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Monthly Archives: July 2015

Documentary Sunday – King Tut’s Final Secrets

Tutankhamun, known commonly as King Tut, was the subject that helped me to fall in love with ancient Egypt and it’s rich history and culture.  Today’s documentary is bit bit graphic, but it explores the life of the Boy Pharaoh, who ruled Egypt 3000 years ago from the age of nine and died mysteriously just ten years later in 1327 BC.  Tut’s story is tragic – thrust into leadership of a nation in chaos and in constant pain from a deformed foot that plagued him his entire life – but his is the most studied in Egypt’s past.  Its hard to believe that we know more about his life than any other Pharaoh. His tomb’s discovery by “archaeologist” Howard Carter in 1922 was a sensational discovery that took the world by storm, myself included nearly a century later.  I had the pleasure of viewing Tutankhamun’s treasures in 2007 when they came to the States and the experience literally took my breath away.  I was amazed that one man could have such beautiful treasures surrounding him his entire life and digging deeper, his story struck a chord with me on a level that I still do not fully understand nor can explain.  Which is why this post is so nostalgic for me.

Anyway, please enjoy this week’s Documentary Sunday!

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Posted by on July 26, 2015 in Documentary Sunday

 

Cold Case Examinations – Alexander the Great

In 323 BC, Alexander the Great fell ill following a banquet held in Babylon (modern day Iraq) at his conquered palace.  Ten days later, he was dead just a month short of his thirty-third birthday.  His death has been suspicious for over two thousand years and even the sources of the time differ greatly.  What actually happened to the great king?

Alexander‘s body has not been identified, so it is impossible to know for certain what caused his early death, but here is what we know: in the ten days before he succumbed to death’s embrace, he suffered from agonizing stomach pains, chills, sweats, exhaustion, and a high fever.  According to an ancient source called the Macedonian Royal Diaries, the ailment started as a fever, which he apparently already had ten days before his death. Although Alexander was still drinking wine and eating at this time, he was in a weakened state and as the days went by he grew even weaker and ate less.  When it became clear that he king was dying, his generals gathered at his bedside and prayed, but it was no use.  He breathed his last on the 10th of June.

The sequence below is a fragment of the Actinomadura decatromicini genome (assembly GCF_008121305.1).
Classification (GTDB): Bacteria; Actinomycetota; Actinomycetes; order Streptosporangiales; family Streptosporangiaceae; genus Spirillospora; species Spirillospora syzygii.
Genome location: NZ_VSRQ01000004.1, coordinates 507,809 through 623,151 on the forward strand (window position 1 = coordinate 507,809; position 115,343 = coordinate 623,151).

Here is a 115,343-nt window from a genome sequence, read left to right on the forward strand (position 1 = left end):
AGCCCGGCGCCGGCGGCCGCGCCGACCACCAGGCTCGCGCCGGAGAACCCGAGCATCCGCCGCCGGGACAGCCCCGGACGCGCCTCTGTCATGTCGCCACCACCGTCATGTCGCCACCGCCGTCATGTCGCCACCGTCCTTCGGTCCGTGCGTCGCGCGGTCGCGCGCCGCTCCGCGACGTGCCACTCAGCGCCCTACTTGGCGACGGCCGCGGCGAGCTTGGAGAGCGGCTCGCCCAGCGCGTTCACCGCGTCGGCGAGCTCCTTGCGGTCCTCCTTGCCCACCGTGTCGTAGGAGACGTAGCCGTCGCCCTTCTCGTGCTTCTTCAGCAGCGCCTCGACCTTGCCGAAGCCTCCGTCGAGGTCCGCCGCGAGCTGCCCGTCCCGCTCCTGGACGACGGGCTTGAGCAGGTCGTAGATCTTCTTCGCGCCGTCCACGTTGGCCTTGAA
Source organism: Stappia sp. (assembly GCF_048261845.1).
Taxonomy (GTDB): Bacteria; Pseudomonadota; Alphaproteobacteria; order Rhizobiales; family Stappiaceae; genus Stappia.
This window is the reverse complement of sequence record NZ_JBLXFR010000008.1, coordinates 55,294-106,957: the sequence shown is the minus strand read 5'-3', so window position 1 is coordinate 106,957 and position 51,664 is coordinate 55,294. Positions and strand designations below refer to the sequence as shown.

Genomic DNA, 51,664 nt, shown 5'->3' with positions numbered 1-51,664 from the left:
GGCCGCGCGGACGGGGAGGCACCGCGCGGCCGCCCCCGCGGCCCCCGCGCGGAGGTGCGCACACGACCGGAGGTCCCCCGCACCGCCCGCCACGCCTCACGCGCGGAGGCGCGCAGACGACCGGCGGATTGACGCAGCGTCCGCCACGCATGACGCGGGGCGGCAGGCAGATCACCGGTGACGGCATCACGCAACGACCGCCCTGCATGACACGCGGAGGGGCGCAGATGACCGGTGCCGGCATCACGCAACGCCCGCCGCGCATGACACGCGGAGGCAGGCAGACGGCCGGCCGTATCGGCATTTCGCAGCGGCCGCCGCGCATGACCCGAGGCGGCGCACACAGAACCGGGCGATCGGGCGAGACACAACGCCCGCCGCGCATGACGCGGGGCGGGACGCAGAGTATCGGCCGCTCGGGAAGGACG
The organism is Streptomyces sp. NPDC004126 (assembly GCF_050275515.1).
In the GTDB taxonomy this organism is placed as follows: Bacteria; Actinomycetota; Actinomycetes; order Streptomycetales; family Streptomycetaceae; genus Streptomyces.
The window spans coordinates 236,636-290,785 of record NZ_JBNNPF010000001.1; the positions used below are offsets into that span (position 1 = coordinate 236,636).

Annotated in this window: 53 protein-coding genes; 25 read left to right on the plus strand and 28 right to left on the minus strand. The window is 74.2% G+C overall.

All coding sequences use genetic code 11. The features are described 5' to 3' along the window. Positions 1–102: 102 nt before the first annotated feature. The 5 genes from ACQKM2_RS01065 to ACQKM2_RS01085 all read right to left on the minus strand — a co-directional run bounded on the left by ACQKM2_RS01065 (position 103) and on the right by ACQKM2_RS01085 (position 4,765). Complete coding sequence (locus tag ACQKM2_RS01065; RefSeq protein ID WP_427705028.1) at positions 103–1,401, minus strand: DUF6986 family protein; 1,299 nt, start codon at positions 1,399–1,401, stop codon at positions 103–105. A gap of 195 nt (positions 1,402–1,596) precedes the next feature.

In 1998, David W. Oldach, an infectious disease expert at the University of Maryland Medical Center, was stated in an article published in the New England Journal of Medicine stated the most likely cause of death to be typhoid fever, which is brought on when someone drinks or comes into contact with contaminated water.  Exploring this possibility, there are similarities to the disease that match Alexander’s symptoms well, however, the problem I see with this is that typhoid fever is highly contagious, so why was no one else affected?  There are no records of anyone else in Alexander’s close circle or his army falling ill, which begs the question of why only the king was affected.

Malaria has also been put forward as a likely cause of death and this is most commonly accepted by historians.  Malaria is an infection caused by a bite from an infected mosquito bite.  The disease was rampant at the time, and has even been stated as having brought down King Tut a thousand years earlier (this is even said to have been the real Curse of the Pharaohs).  It can remain dormant in the body for several weeks after a person is bitten, so if this is the case, Alexander could have already been sick for a long time before he died.  The symptoms fit, but there are holes in the diagnosis.  Does it account for the stomach pains that had him all-but screaming in distress?  Perhaps not.  Severe cases of malaria also include convulsions and gas buildup in the lungs, often leading to cardiac arrest, and these are not mentioned in the Diaries.  And again, why was Alexander the only one affected?  It may not be a contagious disease, but surely there would have been other fatalities among the Macedonian army at the time, and none were reported.